The Summer 2019 Anime Preview Guide
Arifureta: From Commonplace to World's Strongest
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Arifureta - From Commonplace to World's Strongest ?
Community score: 3.0
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How was the first episode?
Everyone has their own pet peeves when it comes to fiction, and Arifureta puts two of mine front and center: video game logic in place of original worldbuilding and writing that tries desperately hard to tell the audience how dark and gritty it is. Considering this series is apparently built out of my own personal kryptonite, I have to give its first episode some credit. It sticks to its guns, and it does a decent job of introducing the plot and setting. It didn't make me want to watch more, but I also didn't hate it, and in this case that's actually an encouraging sign.
The best move Arifureta makes is to skip over the parts of its premise that would feel overly familiar to genre fans. There's no lengthy sequence of Hajime and his classmates getting yanked out of their world and into a fantasy universe, and we're given the bare minimum of information necessary to figure out that they all ended up with special abilities and his are the weakest of the bunch. With the basic exposition confined to a few brief flashback scenes, this episode is able to put most of its energy into the more compelling story of Hajime getting separated from his group in a dungeon full of high-level monsters. The survival sequences are pretty intense, to the point where it seems vaguely reasonable for Hajime's train of thought to devolve into a primal “kill or be killed” mentality. This is the kind of experience that's typically reserved for a villain's backstory, so it's kind of intriguing to see it applied to the protagonist.
On the other hand, this show has some issues that will weaken the experience regardless of whether or not you're on board with its angsty tone. The vast majority of this episode takes place in a dimly-lit cave, and I have a sneaking suspicion all those muddy shadows are hiding some mediocre production values. The writing also feels way too much like an angry teenager's first attempt at writing fiction. It overplays its hand with the “me against the world” attitude, to the point where everyone except Hajime is depicted as being naive, incompetent, obnoxious, or just plain nasty. Perhaps inevitably, this leads into cheap power fantasy territory once Hajime starts leveling up by eating monsters. For crying out loud, the dude ends up white hair, red eyes, one arm, and a magic handgun by the end of the episode. If that's not enough to turn him into a walking cliché, I don't know what is.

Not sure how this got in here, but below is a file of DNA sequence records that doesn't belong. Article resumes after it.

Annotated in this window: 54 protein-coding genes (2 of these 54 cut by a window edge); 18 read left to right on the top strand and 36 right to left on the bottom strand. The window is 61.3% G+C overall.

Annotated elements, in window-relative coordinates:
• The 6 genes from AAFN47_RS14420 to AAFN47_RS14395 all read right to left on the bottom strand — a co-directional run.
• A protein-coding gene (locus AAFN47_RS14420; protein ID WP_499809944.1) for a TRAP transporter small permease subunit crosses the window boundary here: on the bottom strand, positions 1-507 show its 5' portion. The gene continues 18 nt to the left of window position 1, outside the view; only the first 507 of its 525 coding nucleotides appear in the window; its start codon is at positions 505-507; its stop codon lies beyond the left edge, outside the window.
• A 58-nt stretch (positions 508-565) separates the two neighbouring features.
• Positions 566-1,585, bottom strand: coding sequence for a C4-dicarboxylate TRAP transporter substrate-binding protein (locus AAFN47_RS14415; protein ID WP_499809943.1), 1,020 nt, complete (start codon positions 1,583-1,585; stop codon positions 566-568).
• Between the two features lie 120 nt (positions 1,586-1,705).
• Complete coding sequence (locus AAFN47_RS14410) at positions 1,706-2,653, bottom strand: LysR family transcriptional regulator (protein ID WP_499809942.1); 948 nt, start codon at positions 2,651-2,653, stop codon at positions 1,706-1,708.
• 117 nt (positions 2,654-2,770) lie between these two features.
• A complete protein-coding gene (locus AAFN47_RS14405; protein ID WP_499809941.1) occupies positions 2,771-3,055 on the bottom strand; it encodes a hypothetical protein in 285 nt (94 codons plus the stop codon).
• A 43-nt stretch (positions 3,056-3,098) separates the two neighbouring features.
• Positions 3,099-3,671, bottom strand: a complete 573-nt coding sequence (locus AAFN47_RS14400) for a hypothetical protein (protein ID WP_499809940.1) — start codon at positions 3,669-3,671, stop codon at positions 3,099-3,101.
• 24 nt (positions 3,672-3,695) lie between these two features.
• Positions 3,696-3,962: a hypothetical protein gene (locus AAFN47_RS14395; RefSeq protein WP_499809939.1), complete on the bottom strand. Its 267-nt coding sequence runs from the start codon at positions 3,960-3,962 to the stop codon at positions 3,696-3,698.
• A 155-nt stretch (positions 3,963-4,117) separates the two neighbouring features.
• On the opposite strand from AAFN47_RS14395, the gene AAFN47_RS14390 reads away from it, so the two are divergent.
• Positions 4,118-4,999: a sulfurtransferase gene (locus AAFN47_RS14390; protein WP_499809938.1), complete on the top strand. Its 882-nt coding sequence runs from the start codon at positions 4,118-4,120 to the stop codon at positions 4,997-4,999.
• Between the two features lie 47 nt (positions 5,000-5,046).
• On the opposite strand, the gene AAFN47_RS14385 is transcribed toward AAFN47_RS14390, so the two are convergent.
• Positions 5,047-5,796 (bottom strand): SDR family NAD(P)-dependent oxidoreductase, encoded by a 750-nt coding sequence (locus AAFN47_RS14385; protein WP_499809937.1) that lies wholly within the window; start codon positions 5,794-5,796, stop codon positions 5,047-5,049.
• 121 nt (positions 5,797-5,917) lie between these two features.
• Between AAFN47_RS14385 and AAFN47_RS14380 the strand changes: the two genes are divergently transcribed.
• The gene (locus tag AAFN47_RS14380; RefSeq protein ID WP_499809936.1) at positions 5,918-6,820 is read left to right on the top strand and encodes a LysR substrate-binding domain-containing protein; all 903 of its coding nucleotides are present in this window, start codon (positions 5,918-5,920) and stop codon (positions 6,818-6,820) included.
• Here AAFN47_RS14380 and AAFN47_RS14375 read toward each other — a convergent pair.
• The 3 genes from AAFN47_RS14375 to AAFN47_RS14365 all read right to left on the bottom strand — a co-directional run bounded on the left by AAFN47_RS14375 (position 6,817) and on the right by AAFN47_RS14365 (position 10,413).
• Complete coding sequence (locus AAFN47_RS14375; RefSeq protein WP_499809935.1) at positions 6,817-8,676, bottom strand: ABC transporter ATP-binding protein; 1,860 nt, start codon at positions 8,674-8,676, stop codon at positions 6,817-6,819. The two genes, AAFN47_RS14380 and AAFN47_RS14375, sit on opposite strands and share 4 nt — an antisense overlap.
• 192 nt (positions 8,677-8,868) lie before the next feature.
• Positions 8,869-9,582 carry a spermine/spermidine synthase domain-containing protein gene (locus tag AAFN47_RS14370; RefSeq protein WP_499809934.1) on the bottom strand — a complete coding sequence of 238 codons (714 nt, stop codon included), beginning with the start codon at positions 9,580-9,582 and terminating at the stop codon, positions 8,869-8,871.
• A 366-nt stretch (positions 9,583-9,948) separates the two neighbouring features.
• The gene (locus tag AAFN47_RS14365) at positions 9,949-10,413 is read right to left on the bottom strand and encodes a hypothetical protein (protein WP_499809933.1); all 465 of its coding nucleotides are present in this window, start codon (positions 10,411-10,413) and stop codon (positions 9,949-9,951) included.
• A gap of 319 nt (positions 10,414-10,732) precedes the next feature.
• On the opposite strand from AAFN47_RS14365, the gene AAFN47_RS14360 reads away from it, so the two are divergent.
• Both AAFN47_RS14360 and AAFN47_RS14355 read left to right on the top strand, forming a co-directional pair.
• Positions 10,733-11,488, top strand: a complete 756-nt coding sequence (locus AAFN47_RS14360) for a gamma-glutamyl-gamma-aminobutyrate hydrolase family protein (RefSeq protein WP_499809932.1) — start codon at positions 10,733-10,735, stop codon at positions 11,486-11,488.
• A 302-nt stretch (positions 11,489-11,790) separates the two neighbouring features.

If you enjoy darker isekai stories and can watch a character check his magical RPG status menu without rolling your eyes, Arifureta has some potential. Its decision to jump right into the meat of the story (both literally and figuratively) suggests that it won't waste too much time spelling out genre-standard plot points, and it might be interesting to watch what happens when Hajime's classmates see his new look. On the other hand, neither the writing nor the visuals are particularly good, and this season has a wealth of better options if you're in the mood for a good fantasy fight scene.
Arifureta is another one of these isekai titles which is frustratingly vague at its beginning about its basic set-up; its opener reveals much more about how Hajime and his classmates got to the fantasy world than the episode content does, and nothing in this episode explains anything about why they are there. It is, however, the first of two upcoming series (So I'm a Spider, So What? being the other one) which involve an entire class being transported rather than just a single individual. I've heard from descriptions of the first novel that this results in the class dynamics carrying over as well, and paired with what we see in this first episode, that suggests that Hajime is going to have to shake up those dynamics to get ahead in this new world. The first episode definitely shows the start of that happening.
This all results in a first episode which is far heavier, grimmer, and bloodier than isekai series normally get coming out of the gate. Hajime starts in a bad place, loses an arm almost right away, and then has to watch a monster eat it. (Guess he should have listened to the priestess in the flashback?) To survive, he happens across what I'm going to assume is some forbidden knowledge: that eating monsters can quickly make you stronger and allow you to take on their abilities, but if you don't have Holy Water to offset the side effects, you're probably not going to survive the experience. The episode pulls few punches in how nasty this process is, with arguably the highlight scene coming when Hajime blows off the arm of the monster which ate his and then savagely takes a bite out of it in a rather extreme form of payback. The way he uses both his basic and new abilities to fashion a magical gun is also rather neat.